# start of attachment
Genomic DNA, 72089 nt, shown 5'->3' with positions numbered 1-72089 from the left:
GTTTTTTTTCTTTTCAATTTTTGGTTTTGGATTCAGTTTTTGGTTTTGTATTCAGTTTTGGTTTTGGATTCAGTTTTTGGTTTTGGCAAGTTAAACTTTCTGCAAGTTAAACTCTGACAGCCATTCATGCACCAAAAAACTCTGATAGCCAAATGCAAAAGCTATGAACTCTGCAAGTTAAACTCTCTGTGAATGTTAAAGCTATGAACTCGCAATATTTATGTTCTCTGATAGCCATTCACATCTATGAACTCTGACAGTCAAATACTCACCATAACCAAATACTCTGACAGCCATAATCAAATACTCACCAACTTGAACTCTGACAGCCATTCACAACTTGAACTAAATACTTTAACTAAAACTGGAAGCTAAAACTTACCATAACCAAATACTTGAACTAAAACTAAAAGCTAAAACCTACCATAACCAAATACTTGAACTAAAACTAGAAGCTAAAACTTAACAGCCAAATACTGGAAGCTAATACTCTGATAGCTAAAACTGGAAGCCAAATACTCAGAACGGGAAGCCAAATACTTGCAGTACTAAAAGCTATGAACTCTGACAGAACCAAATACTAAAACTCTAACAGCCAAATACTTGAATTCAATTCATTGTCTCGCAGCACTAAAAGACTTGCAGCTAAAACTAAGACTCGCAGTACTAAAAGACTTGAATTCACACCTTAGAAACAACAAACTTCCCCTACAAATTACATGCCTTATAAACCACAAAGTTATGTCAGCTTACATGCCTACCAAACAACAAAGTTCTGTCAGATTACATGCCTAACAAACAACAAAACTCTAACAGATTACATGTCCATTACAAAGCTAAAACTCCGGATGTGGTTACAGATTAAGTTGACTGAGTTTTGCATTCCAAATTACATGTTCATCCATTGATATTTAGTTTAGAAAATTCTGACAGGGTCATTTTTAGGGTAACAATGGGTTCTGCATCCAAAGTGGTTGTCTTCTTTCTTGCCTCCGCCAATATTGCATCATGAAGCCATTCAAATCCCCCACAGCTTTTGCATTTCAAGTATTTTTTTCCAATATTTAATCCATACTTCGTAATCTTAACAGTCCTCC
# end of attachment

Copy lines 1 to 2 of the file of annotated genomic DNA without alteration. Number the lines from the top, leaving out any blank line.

Genomic DNA, 72089 nt, shown 5'->3' with positions numbered 1-72089 from the left:
GTTTTTTTTCTTTTCAATTTTTGGTTTTGGATTCAGTTTTTGGTTTTGTATTCAGTTTTGGTTTTGGATTCAGTTTTTGGTTTTGGCAAGTTAAACTTTCTGCAAGTTAAACTCTGACAGCCATTCATGCACCAAAAAACTCTGATAGCCAAATGCAAAAGCTATGAACTCTGCAAGTTAAACTCTCTGTGAATGTTAAAGCTATGAACTCGCAATATTTATGTTCTCTGATAGCCATTCACATCTATGAACTCTGACAGTCAAATACTCACCATAACCAAATACTCTGACAGCCATAATCAAATACTCACCAACTTGAACTCTGACAGCCATTCACAACTTGAACTAAATACTTTAACTAAAACTGGAAGCTAAAACTTACCATAACCAAATACTTGAACTAAAACTAAAAGCTAAAACCTACCATAACCAAATACTTGAACTAAAACTAGAAGCTAAAACTTAACAGCCAAATACTGGAAGCTAATACTCTGATAGCTAAAACTGGAAGCCAAATACTCAGAACGGGAAGCCAAATACTTGCAGTACTAAAAGCTATGAACTCTGACAGAACCAAATACTAAAACTCTAACAGCCAAATACTTGAATTCAATTCATTGTCTCGCAGCACTAAAAGACTTGCAGCTAAAACTAAGACTCGCAGTACTAAAAGACTTGAATTCACACCTTAGAAACAACAAACTTCCCCTACAAATTACATGCCTTATAAACCACAAAGTTATGTCAGCTTACATGCCTACCAAACAACAAAGTTCTGTCAGATTACATGCCTAACAAACAACAAAACTCTAACAGATTACATGTCCATTACAAAGCTAAAACTCCGGATGTGGTTACAGATTAAGTTGACTGAGTTTTGCATTCCAAATTACATGTTCATCCATTGATATTTAGTTTAGAAAATTCTGACAGGGTCATTTTTAGGGTAACAATGGGTTCTGCATCCAAAGTGGTTGTCTTCTTTCTTGCCTCCGCCAATATTGCATCATGAAGCCATTCAAATCCCCCACAGCTTTTGCATTTCAAGTATTTTTTTCCAATATTTAATCCATACTTCGTAATCTTAACAGTCCTCC